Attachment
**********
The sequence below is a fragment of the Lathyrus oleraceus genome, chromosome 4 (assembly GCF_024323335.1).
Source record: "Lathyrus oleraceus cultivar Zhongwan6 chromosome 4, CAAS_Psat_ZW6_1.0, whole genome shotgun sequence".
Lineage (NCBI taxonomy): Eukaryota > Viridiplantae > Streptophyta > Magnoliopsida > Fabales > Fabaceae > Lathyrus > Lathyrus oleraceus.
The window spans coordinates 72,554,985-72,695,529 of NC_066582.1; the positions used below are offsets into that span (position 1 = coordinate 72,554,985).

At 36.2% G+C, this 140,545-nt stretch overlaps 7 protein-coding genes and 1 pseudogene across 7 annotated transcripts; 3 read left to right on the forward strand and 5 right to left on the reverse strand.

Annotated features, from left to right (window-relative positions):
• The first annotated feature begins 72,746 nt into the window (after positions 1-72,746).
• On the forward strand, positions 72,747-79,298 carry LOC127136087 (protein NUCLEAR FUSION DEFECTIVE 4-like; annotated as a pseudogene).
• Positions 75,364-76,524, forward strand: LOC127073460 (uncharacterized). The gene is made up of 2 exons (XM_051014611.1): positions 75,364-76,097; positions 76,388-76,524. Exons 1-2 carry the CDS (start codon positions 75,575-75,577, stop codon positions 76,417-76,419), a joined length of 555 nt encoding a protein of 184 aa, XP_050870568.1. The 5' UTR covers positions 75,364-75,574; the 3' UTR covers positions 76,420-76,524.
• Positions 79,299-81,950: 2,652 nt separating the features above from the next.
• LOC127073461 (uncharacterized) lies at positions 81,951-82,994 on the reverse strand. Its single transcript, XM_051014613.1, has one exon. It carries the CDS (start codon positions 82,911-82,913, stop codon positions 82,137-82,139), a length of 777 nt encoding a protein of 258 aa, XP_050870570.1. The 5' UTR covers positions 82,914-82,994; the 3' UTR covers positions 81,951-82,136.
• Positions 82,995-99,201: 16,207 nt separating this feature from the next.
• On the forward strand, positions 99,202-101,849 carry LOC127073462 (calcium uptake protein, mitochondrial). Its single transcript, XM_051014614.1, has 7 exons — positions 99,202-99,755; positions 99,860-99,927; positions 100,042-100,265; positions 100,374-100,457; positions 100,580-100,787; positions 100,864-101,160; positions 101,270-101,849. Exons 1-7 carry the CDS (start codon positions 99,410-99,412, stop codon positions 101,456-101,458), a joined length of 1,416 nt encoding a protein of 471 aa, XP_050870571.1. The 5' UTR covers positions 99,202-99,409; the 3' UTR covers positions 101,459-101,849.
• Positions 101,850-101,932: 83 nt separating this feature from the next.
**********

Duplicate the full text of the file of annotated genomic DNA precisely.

The sequence below is a fragment of the Lathyrus oleraceus genome, chromosome 4 (assembly GCF_024323335.1).
Source record: "Lathyrus oleraceus cultivar Zhongwan6 chromosome 4, CAAS_Psat_ZW6_1.0, whole genome shotgun sequence".
Lineage (NCBI taxonomy): Eukaryota > Viridiplantae > Streptophyta > Magnoliopsida > Fabales > Fabaceae > Lathyrus > Lathyrus oleraceus.
The window spans coordinates 72,554,985-72,695,529 of NC_066582.1; the positions used below are offsets into that span (position 1 = coordinate 72,554,985).

At 36.2% G+C, this 140,545-nt stretch overlaps 7 protein-coding genes and 1 pseudogene across 7 annotated transcripts; 3 read left to right on the forward strand and 5 right to left on the reverse strand.

Annotated features, from left to right (window-relative positions):
• The first annotated feature begins 72,746 nt into the window (after positions 1-72,746).
• On the forward strand, positions 72,747-79,298 carry LOC127136087 (protein NUCLEAR FUSION DEFECTIVE 4-like; annotated as a pseudogene).
• Positions 75,364-76,524, forward strand: LOC127073460 (uncharacterized). The gene is made up of 2 exons (XM_051014611.1): positions 75,364-76,097; positions 76,388-76,524. Exons 1-2 carry the CDS (start codon positions 75,575-75,577, stop codon positions 76,417-76,419), a joined length of 555 nt encoding a protein of 184 aa, XP_050870568.1. The 5' UTR covers positions 75,364-75,574; the 3' UTR covers positions 76,420-76,524.
• Positions 79,299-81,950: 2,652 nt separating the features above from the next.
• LOC127073461 (uncharacterized) lies at positions 81,951-82,994 on the reverse strand. Its single transcript, XM_051014613.1, has one exon. It carries the CDS (start codon positions 82,911-82,913, stop codon positions 82,137-82,139), a length of 777 nt encoding a protein of 258 aa, XP_050870570.1. The 5' UTR covers positions 82,914-82,994; the 3' UTR covers positions 81,951-82,136.
• Positions 82,995-99,201: 16,207 nt separating this feature from the next.
• On the forward strand, positions 99,202-101,849 carry LOC127073462 (calcium uptake protein, mitochondrial). Its single transcript, XM_051014614.1, has 7 exons — positions 99,202-99,755; positions 99,860-99,927; positions 100,042-100,265; positions 100,374-100,457; positions 100,580-100,787; positions 100,864-101,160; positions 101,270-101,849. Exons 1-7 carry the CDS (start codon positions 99,410-99,412, stop codon positions 101,456-101,458), a joined length of 1,416 nt encoding a protein of 471 aa, XP_050870571.1. The 5' UTR covers positions 99,202-99,409; the 3' UTR covers positions 101,459-101,849.
• Positions 101,850-101,932: 83 nt separating this feature from the next.